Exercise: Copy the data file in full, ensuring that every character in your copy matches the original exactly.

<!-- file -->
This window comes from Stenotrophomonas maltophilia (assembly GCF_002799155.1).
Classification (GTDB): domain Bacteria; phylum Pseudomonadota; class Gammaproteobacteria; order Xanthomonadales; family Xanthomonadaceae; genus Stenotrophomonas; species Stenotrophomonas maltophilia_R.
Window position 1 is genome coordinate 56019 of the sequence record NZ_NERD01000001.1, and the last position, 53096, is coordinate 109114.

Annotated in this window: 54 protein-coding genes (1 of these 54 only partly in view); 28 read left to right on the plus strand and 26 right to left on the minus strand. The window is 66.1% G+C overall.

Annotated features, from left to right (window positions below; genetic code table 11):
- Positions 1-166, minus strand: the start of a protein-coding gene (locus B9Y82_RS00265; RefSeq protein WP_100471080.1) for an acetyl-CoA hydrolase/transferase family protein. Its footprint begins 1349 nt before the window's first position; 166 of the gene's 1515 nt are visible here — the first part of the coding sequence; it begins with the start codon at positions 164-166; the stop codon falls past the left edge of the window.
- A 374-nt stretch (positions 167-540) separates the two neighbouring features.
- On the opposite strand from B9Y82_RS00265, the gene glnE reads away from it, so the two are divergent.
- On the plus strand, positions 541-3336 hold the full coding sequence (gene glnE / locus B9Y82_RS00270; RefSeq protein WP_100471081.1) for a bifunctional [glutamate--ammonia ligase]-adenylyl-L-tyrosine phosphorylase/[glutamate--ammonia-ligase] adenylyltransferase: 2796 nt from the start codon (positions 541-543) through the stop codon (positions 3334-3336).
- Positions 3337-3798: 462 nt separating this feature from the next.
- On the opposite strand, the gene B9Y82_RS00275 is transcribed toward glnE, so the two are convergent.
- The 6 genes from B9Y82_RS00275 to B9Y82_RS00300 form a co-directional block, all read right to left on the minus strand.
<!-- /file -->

This window comes from Stenotrophomonas maltophilia (assembly GCF_002799155.1).
Classification (GTDB): domain Bacteria; phylum Pseudomonadota; class Gammaproteobacteria; order Xanthomonadales; family Xanthomonadaceae; genus Stenotrophomonas; species Stenotrophomonas maltophilia_R.
Window position 1 is genome coordinate 56019 of the sequence record NZ_NERD01000001.1, and the last position, 53096, is coordinate 109114.

Annotated in this window: 54 protein-coding genes (1 of these 54 only partly in view); 28 read left to right on the plus strand and 26 right to left on the minus strand. The window is 66.1% G+C overall.

Annotated features, from left to right (window positions below; genetic code table 11):
- Positions 1-166, minus strand: the start of a protein-coding gene (locus B9Y82_RS00265; RefSeq protein WP_100471080.1) for an acetyl-CoA hydrolase/transferase family protein. Its footprint begins 1349 nt before the window's first position; 166 of the gene's 1515 nt are visible here — the first part of the coding sequence; it begins with the start codon at positions 164-166; the stop codon falls past the left edge of the window.
- A 374-nt stretch (positions 167-540) separates the two neighbouring features.
- On the opposite strand from B9Y82_RS00265, the gene glnE reads away from it, so the two are divergent.
- On the plus strand, positions 541-3336 hold the full coding sequence (gene glnE / locus B9Y82_RS00270; RefSeq protein WP_100471081.1) for a bifunctional [glutamate--ammonia ligase]-adenylyl-L-tyrosine phosphorylase/[glutamate--ammonia-ligase] adenylyltransferase: 2796 nt from the start codon (positions 541-543) through the stop codon (positions 3334-3336).
- Positions 3337-3798: 462 nt separating this feature from the next.
- On the opposite strand, the gene B9Y82_RS00275 is transcribed toward glnE, so the two are convergent.
- The 6 genes from B9Y82_RS00275 to B9Y82_RS00300 form a co-directional block, all read right to left on the minus strand.